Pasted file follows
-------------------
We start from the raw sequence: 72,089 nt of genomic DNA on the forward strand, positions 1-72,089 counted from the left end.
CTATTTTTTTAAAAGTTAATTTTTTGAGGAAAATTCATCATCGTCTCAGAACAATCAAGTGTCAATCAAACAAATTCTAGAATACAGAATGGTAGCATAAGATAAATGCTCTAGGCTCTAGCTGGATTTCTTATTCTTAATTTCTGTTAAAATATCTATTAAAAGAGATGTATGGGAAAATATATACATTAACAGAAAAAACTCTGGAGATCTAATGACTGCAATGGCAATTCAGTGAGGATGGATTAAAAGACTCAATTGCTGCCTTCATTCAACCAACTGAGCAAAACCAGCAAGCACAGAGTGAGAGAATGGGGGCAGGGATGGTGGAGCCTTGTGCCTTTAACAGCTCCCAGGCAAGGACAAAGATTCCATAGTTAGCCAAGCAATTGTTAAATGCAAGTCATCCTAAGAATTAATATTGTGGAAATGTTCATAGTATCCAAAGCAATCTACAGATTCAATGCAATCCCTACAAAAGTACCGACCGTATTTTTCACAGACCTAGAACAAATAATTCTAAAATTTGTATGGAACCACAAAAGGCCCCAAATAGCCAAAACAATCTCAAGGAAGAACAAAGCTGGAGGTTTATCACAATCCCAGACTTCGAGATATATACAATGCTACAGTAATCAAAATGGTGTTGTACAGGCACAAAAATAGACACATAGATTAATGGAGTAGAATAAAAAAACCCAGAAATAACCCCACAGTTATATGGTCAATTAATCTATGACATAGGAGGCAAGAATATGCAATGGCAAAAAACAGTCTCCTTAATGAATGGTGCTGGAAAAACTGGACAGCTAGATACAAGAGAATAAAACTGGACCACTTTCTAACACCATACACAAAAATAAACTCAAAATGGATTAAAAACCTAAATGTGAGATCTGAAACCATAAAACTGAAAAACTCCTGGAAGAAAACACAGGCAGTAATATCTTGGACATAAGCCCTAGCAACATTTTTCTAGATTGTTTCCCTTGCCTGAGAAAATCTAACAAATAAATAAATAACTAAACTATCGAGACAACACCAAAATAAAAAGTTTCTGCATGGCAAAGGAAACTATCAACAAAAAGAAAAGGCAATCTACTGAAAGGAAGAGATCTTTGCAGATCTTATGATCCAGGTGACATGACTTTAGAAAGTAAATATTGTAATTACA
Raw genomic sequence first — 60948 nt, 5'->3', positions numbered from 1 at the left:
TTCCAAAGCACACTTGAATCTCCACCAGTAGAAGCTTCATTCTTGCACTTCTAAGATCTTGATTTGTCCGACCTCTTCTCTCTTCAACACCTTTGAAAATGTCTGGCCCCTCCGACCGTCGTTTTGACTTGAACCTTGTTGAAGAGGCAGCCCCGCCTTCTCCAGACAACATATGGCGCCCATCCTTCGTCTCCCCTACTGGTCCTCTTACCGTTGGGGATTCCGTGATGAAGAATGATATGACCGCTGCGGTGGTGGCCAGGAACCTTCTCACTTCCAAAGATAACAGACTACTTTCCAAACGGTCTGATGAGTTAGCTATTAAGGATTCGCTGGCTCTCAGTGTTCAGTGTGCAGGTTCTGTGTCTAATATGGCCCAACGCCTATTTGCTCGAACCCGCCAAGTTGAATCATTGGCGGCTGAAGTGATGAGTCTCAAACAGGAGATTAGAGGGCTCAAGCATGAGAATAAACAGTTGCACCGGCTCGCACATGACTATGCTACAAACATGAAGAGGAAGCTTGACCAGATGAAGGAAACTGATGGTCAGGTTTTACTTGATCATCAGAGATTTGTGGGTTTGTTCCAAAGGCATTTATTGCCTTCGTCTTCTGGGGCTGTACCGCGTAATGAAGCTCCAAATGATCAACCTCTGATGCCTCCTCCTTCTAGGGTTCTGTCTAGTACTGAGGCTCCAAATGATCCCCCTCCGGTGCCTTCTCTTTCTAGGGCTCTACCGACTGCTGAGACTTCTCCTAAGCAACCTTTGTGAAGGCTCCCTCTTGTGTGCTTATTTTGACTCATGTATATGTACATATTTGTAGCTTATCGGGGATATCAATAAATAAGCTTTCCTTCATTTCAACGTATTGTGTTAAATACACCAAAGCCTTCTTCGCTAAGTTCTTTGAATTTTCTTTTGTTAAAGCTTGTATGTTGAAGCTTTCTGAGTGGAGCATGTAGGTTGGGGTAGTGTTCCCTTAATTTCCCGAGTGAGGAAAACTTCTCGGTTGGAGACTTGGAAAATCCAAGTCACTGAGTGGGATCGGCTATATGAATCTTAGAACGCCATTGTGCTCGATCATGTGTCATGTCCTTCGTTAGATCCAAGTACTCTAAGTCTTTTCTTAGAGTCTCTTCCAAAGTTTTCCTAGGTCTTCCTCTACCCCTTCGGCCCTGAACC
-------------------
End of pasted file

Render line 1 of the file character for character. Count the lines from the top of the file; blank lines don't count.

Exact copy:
We start from the raw sequence: 72,089 nt of genomic DNA on the forward strand, positions 1-72,089 counted from the left end.